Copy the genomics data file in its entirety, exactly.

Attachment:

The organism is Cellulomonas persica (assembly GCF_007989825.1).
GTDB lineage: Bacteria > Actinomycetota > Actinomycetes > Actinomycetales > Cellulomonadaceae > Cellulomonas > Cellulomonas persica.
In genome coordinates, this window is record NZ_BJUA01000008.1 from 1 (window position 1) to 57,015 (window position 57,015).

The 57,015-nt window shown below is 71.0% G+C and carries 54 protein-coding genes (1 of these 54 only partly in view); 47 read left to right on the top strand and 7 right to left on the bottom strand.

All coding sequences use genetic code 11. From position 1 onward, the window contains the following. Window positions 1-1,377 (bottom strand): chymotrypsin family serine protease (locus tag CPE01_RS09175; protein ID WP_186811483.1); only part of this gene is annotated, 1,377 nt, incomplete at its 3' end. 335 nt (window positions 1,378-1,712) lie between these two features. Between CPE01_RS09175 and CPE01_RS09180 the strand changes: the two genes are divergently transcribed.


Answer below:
The organism is Cellulomonas persica (assembly GCF_007989825.1).
GTDB lineage: Bacteria > Actinomycetota > Actinomycetes > Actinomycetales > Cellulomonadaceae > Cellulomonas > Cellulomonas persica.
In genome coordinates, this window is record NZ_BJUA01000008.1 from 1 (window position 1) to 57,015 (window position 57,015).

The 57,015-nt window shown below is 71.0% G+C and carries 54 protein-coding genes (1 of these 54 only partly in view); 47 read left to right on the top strand and 7 right to left on the bottom strand.

All coding sequences use genetic code 11. From position 1 onward, the window contains the following. Window positions 1-1,377 (bottom strand): chymotrypsin family serine protease (locus tag CPE01_RS09175; protein ID WP_186811483.1); only part of this gene is annotated, 1,377 nt, incomplete at its 3' end. 335 nt (window positions 1,378-1,712) lie between these two features. Between CPE01_RS09175 and CPE01_RS09180 the strand changes: the two genes are divergently transcribed.